Austerity won’t save capitalism from declining
After a miserable 2011, characterised by rising unemployment, inflation and increased hardship for workers everywhere, most people were probably hoping that 2012 would offer some hope for improvement or at least some relief from the relentless assaults on living standards.
Unfortunately, such hopes are increasingly utopian as capitalism continues to grapple with the consequences of the worst economic crisis in its history. The remorseless unfolding of the crisis is pushing every aspect of the capitalist social structure towards breaking point at all levels of society.
In the Eurozone, the impossibility of resolving the debt crisis becomes more obvious every day. The head of the IMF has warned that “the world faces an economic spiral reminiscent of the 1930s unless action is taken on the eurozone crisis”. Several countries in Europe were victim of the recent round of credit rating downgrades, most significantly France. France’s situation is important because their rating has a knock-on effect of the perceived stability of the European bail-out mechanisms, which in turn affect market confidence in the ability of Europe to control the crisis.
The reasons given by S&P, the rating agency concerned, is revealing: “we believe that a reform process based on a pillar of fiscal austerity alone risks becoming self-defeating, as domestic demand falls in line with consumers’ rising concerns about job security and disposable incomes, eroding national tax revenues” (www.standardandpoors.com). Without growth, debt reduction becomes impossible - and yet the only way capitalism has to stimulate growth is by government intervention, thus increasing debt! Capitalism is caught in a vicious pincer movement from which it cannot escape.
Closer to home in Britain, the latest GDP figures indicate a contraction of 0.2% in the last quarter of 2011, threatening a new recession. Industrial production is in decline once again, down 2.9% in the year to November, indicating that manufacturing’s brief renaissance on which the ruling class had pinned their hopes has now run out of steam.
Headlines were also made as government net debt passed the £1 trillion mark. The net debt of the state is now 61% of GDP with gross debt at 81%. In fact, Britain’s state debt is lower than that of France and Germany, but its deficit (i.e. the rate at which that debt grows) is much higher. But although it’s state debt that continues to grab the headlines, this focus serves to mask a far deeper problem at the root of the capitalist economy.
Overall debt in Britain (public and private sector) is a staggering 507% of GDP. This means that the entire country would have to work for nothing for 5 years to repay it! The liabilities of the finance sector alone are well over 200% of GDP.
Debt is a form of capital and, like all capital, has to be worked in order to maintain its value and to grow. In practice, this means that it must employ workers who must then produce surplus value (i.e. the value above and beyond what workers have to consume in order to live) which is then paid to the boss in the form of profit. Out of this profit, the capitalist pays back the original capital plus interest. Obviously workers can take out credit too, in which case they pay the interest directly to the capitalist out of their own wages. When governments borrow, they pay back their loans from taxes which are taken from company profits (produced by workers) or wages (again, from workers).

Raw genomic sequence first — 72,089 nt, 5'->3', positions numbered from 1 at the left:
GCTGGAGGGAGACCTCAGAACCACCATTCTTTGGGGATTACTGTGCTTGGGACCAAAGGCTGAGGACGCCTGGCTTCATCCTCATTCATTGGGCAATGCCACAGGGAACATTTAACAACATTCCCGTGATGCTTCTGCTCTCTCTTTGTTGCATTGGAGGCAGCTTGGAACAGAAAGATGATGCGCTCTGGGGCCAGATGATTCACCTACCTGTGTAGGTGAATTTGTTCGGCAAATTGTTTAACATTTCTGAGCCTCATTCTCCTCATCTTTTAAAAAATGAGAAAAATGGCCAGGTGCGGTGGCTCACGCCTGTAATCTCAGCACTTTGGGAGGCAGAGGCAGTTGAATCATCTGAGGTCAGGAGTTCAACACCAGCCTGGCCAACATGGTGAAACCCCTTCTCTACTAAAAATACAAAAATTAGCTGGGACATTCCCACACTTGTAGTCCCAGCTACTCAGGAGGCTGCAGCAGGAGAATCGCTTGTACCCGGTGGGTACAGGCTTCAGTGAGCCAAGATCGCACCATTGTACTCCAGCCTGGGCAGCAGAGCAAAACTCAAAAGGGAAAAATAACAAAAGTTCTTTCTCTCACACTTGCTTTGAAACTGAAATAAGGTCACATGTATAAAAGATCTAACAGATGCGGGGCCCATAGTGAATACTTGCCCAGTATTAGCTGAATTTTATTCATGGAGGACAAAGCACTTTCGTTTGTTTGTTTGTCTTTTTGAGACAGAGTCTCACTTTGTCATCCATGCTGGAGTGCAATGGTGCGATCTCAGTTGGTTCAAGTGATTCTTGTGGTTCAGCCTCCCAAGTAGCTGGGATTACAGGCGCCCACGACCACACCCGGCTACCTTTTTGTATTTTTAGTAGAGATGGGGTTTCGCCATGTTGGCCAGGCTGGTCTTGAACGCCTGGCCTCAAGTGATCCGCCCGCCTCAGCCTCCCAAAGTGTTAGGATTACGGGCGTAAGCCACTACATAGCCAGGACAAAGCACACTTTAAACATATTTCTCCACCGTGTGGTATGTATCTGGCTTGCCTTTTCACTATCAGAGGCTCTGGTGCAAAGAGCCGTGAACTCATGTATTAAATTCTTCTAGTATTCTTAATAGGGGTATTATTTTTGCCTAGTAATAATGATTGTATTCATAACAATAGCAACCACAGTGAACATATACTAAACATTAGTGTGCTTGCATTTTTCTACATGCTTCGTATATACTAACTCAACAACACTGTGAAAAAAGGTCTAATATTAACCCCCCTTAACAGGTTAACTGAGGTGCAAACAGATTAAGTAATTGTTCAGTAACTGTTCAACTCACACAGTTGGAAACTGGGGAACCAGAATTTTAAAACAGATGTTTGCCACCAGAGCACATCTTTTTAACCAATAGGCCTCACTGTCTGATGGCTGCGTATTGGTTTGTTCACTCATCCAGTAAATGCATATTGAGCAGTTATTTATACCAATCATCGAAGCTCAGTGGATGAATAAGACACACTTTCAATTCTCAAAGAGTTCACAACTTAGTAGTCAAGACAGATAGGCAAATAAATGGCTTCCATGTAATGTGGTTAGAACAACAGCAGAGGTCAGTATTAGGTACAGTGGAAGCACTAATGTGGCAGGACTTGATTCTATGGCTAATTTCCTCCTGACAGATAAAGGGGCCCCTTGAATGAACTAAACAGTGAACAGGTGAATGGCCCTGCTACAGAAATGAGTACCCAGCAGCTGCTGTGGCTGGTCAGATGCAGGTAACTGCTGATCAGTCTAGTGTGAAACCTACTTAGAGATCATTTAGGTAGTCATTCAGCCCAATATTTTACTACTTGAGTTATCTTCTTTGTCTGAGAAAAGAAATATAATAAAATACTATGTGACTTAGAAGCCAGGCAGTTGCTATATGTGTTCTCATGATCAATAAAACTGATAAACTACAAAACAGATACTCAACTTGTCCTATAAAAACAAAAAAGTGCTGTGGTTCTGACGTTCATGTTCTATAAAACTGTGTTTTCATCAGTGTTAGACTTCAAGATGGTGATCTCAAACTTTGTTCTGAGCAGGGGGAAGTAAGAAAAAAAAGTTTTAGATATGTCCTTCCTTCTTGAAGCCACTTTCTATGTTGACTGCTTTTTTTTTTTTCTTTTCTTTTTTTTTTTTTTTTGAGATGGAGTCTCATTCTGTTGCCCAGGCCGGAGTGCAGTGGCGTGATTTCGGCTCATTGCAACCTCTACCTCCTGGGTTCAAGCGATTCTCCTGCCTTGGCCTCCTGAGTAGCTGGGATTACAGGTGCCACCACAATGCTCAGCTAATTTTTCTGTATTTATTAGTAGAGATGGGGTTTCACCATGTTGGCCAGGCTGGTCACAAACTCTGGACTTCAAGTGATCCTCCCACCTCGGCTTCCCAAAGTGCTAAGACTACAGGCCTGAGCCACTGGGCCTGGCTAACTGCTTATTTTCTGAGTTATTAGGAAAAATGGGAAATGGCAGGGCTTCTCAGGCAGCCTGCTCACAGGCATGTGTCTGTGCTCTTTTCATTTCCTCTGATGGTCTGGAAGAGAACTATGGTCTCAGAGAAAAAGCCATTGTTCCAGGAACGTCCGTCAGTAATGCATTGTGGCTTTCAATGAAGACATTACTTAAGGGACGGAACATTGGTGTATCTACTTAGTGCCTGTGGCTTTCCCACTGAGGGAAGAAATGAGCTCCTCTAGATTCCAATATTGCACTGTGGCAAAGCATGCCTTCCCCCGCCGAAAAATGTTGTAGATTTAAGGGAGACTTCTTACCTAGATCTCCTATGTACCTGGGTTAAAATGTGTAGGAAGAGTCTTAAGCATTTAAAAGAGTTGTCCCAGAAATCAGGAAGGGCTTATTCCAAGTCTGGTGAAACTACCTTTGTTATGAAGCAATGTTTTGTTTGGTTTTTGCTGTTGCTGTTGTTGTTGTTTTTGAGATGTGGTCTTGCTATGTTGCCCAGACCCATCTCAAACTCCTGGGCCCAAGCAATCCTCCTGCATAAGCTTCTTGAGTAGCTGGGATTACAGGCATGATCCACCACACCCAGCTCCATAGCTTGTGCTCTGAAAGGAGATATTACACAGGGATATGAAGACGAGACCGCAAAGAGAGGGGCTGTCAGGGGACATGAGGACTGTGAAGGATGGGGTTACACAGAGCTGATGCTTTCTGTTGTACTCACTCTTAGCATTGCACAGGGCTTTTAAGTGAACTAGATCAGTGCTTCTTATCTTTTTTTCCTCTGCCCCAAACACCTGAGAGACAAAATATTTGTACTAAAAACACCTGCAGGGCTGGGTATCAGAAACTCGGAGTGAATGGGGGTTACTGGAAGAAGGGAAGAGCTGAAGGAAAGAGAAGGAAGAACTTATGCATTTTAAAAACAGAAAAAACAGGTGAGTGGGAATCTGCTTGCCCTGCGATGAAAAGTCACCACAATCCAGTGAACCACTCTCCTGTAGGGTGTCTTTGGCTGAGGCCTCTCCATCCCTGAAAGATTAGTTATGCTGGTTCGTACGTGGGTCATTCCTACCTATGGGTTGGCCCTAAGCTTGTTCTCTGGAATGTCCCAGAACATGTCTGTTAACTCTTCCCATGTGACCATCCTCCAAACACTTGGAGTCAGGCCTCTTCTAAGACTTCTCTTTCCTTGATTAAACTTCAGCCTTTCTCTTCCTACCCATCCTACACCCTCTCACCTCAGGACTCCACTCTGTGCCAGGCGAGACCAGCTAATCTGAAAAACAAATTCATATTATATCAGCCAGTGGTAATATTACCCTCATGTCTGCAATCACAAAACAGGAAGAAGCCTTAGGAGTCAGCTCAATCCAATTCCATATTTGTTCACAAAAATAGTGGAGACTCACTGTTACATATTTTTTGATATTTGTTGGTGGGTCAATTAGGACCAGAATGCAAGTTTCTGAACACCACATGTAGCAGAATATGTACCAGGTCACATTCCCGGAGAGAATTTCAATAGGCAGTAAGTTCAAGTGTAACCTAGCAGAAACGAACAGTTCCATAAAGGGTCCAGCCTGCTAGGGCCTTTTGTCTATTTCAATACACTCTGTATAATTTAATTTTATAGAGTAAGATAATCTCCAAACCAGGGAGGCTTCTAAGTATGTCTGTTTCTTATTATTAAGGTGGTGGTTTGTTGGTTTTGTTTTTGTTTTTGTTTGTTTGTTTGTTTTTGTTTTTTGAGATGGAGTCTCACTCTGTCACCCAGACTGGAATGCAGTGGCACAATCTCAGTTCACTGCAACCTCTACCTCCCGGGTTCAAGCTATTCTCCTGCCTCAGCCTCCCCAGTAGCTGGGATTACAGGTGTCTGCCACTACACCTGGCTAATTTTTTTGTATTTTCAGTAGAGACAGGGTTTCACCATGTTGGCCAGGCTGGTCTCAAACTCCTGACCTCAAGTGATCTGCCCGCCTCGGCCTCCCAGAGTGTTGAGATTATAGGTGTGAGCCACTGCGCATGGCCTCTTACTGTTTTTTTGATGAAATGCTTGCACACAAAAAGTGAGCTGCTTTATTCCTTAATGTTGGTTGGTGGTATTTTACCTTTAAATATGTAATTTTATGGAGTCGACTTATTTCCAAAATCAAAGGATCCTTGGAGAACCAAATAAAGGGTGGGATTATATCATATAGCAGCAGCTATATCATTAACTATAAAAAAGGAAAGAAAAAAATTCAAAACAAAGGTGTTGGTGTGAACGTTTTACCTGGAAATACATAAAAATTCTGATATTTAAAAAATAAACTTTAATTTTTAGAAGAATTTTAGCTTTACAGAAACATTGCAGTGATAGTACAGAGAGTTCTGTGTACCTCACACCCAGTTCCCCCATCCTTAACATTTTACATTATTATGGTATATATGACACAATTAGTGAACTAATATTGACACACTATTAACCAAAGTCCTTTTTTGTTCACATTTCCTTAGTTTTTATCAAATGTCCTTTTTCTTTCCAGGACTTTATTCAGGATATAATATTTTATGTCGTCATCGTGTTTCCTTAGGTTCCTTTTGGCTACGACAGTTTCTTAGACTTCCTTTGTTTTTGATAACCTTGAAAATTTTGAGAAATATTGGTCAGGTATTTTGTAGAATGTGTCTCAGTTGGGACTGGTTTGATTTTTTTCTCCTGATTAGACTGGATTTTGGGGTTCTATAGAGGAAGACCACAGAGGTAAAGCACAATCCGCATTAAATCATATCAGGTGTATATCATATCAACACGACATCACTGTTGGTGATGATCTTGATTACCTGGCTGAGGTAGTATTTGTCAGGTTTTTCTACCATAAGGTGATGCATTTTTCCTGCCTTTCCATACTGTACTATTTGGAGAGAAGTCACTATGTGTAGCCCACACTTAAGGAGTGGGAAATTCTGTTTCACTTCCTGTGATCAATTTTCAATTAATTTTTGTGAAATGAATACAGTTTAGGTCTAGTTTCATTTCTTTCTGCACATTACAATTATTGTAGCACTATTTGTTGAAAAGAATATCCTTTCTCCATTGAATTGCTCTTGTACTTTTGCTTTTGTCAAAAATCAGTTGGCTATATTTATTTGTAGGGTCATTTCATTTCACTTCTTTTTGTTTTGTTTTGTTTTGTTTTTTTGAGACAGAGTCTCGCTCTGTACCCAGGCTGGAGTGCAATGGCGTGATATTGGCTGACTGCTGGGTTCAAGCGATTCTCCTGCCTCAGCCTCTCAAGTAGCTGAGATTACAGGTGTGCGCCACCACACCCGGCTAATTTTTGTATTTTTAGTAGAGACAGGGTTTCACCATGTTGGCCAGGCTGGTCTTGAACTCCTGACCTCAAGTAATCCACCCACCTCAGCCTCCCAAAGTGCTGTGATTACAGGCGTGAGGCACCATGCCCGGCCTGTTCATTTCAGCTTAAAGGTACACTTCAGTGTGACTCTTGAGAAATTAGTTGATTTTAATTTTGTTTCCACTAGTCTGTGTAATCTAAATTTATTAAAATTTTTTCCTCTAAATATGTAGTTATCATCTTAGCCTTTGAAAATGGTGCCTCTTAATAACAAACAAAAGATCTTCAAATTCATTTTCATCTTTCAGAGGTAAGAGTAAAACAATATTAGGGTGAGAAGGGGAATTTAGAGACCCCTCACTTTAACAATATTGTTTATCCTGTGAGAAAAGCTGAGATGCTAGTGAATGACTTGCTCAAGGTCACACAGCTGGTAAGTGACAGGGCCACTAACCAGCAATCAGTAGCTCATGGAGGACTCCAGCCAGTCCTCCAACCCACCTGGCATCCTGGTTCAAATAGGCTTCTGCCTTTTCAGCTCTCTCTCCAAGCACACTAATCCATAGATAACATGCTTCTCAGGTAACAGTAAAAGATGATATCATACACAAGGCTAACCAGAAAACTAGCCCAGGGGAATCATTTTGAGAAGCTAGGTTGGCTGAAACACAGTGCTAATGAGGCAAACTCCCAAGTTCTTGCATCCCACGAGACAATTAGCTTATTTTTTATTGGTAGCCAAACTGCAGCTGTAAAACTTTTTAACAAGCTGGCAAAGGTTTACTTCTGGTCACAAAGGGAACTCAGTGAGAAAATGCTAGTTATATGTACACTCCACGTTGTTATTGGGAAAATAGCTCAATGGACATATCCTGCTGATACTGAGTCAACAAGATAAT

If the borrower cannot squeeze enough surplus value out of the working class to pay off the debt (with interest) then the capital becomes worthless, capitalists go out of business and defaults on the loan while workers are laid off. If many borrowers encounter this problem, a whole wave of such defaults can wipe out the banking system. This is precisely what nearly happened in 2008.
The enormous scale of the debt problem shows quite clearly the underlying structural crisis facing capital, one that can only be answered by extracting more and more value from the working class.
All the left and liberal campaigns about making the rich pay their taxes are thus based on a fantasy. Forcing the rich to pay their taxes so that the state can pay back money to ... the rich! And even were they actually carried out, they wouldn’t begin to scratch the surface of the wider problem as the gigantic level of debt indicates.
What about the argument that austerity measures are self-defeating and should be stopped? The left often points this out and, as we saw earlier, elements within the economic apparatus of the ruling class sometimes also support this view. The problem with this approach is that this inevitably means contracting more debt to fund government spending. It doesn’t help capitalism extract more value from workers (unless, as is often the case, the increased deficit spending creates inflation) and thus doesn’t solve the underlying problem. Growth may appear to take off but actual profits remain depressed, debt increases until it becomes obvious it cannot be repaid, markets panic and the economy falls into recession. In other words, a replay of the same scenario that brought capitalism to the current precipice.1